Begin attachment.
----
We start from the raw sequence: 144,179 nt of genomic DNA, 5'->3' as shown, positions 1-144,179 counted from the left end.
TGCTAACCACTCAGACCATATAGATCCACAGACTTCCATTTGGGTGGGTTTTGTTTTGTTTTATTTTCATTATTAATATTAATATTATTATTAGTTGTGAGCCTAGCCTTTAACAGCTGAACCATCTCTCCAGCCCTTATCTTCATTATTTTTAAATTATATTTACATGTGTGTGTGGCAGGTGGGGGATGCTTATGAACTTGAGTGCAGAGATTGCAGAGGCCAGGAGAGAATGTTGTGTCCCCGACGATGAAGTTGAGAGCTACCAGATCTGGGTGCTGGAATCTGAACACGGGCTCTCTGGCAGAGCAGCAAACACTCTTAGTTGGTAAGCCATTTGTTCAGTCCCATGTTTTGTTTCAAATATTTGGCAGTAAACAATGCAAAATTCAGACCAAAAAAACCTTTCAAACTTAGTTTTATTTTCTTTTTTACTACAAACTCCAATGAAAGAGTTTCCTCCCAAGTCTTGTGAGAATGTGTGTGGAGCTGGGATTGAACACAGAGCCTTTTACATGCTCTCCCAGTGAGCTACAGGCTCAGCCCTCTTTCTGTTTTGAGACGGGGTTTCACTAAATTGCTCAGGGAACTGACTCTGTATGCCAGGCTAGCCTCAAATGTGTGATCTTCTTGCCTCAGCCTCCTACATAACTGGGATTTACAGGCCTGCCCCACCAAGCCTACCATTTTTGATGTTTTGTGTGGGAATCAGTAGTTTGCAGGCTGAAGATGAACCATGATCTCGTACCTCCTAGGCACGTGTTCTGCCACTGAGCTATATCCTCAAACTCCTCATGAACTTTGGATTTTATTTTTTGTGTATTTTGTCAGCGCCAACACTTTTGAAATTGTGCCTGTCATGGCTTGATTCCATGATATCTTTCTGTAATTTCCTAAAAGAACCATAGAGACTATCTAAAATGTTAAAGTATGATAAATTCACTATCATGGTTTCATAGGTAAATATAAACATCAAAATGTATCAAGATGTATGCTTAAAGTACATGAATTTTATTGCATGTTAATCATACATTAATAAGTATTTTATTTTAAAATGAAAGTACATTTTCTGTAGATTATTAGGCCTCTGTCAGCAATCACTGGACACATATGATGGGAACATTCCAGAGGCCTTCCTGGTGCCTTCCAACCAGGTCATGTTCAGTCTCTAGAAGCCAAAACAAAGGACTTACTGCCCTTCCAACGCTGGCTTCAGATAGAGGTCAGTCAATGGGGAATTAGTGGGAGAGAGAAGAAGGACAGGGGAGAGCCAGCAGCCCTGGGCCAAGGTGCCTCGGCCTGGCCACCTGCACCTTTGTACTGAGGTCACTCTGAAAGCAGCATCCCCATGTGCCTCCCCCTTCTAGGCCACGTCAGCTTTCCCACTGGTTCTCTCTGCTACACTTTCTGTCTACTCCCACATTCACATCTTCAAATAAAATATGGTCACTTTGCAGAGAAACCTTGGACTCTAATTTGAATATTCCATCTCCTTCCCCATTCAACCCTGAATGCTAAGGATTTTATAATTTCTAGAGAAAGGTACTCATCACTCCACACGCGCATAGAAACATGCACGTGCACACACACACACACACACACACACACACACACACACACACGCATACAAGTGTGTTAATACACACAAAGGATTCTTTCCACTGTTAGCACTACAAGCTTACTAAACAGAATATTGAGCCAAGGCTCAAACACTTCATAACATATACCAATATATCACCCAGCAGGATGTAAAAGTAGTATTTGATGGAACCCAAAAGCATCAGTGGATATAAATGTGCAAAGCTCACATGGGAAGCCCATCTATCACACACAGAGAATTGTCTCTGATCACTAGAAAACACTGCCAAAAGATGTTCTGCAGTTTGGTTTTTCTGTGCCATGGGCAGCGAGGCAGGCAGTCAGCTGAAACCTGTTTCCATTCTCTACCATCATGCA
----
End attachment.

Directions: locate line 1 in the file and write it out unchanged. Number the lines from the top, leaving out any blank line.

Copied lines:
We start from the raw sequence: 144,179 nt of genomic DNA, 5'->3' as shown, positions 1-144,179 counted from the left end.